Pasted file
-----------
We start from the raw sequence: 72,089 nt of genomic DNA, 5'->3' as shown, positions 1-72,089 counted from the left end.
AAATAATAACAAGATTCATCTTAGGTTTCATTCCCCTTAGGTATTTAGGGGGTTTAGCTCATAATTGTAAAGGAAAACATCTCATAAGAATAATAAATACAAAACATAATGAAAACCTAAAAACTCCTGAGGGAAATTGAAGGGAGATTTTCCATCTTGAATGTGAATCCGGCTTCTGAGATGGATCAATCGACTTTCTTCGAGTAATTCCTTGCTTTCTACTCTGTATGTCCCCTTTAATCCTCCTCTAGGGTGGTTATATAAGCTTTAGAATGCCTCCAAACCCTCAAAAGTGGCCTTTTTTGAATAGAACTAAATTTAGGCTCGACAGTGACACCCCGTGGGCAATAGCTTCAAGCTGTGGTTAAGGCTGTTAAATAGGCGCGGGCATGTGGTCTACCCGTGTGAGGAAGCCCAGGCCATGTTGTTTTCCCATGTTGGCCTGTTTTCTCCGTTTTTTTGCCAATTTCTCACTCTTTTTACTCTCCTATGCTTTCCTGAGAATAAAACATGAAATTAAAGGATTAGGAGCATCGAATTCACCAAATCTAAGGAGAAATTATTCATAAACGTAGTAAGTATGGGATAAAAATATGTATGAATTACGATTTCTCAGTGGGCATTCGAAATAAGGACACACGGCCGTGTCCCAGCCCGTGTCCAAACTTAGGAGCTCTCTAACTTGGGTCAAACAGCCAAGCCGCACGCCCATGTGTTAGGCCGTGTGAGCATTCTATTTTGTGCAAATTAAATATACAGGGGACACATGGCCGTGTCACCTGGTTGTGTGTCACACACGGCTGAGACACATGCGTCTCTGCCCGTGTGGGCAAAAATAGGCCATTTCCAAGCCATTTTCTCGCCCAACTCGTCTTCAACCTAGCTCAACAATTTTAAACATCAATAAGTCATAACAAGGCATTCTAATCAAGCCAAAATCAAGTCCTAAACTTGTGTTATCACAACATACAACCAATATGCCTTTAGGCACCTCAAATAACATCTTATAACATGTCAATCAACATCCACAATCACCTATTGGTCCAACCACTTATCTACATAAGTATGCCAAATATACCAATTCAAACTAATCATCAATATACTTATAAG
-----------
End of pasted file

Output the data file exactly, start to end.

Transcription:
We start from the raw sequence: 72,089 nt of genomic DNA, 5'->3' as shown, positions 1-72,089 counted from the left end.
AAATAATAACAAGATTCATCTTAGGTTTCATTCCCCTTAGGTATTTAGGGGGTTTAGCTCATAATTGTAAAGGAAAACATCTCATAAGAATAATAAATACAAAACATAATGAAAACCTAAAAACTCCTGAGGGAAATTGAAGGGAGATTTTCCATCTTGAATGTGAATCCGGCTTCTGAGATGGATCAATCGACTTTCTTCGAGTAATTCCTTGCTTTCTACTCTGTATGTCCCCTTTAATCCTCCTCTAGGGTGGTTATATAAGCTTTAGAATGCCTCCAAACCCTCAAAAGTGGCCTTTTTTGAATAGAACTAAATTTAGGCTCGACAGTGACACCCCGTGGGCAATAGCTTCAAGCTGTGGTTAAGGCTGTTAAATAGGCGCGGGCATGTGGTCTACCCGTGTGAGGAAGCCCAGGCCATGTTGTTTTCCCATGTTGGCCTGTTTTCTCCGTTTTTTTGCCAATTTCTCACTCTTTTTACTCTCCTATGCTTTCCTGAGAATAAAACATGAAATTAAAGGATTAGGAGCATCGAATTCACCAAATCTAAGGAGAAATTATTCATAAACGTAGTAAGTATGGGATAAAAATATGTATGAATTACGATTTCTCAGTGGGCATTCGAAATAAGGACACACGGCCGTGTCCCAGCCCGTGTCCAAACTTAGGAGCTCTCTAACTTGGGTCAAACAGCCAAGCCGCACGCCCATGTGTTAGGCCGTGTGAGCATTCTATTTTGTGCAAATTAAATATACAGGGGACACATGGCCGTGTCACCTGGTTGTGTGTCACACACGGCTGAGACACATGCGTCTCTGCCCGTGTGGGCAAAAATAGGCCATTTCCAAGCCATTTTCTCGCCCAACTCGTCTTCAACCTAGCTCAACAATTTTAAACATCAATAAGTCATAACAAGGCATTCTAATCAAGCCAAAATCAAGTCCTAAACTTGTGTTATCACAACATACAACCAATATGCCTTTAGGCACCTCAAATAACATCTTATAACATGTCAATCAACATCCACAATCACCTATTGGTCCAACCACTTATCTACATAAGTATGCCAAATATACCAATTCAAACTAATCATCAATATACTTATAAG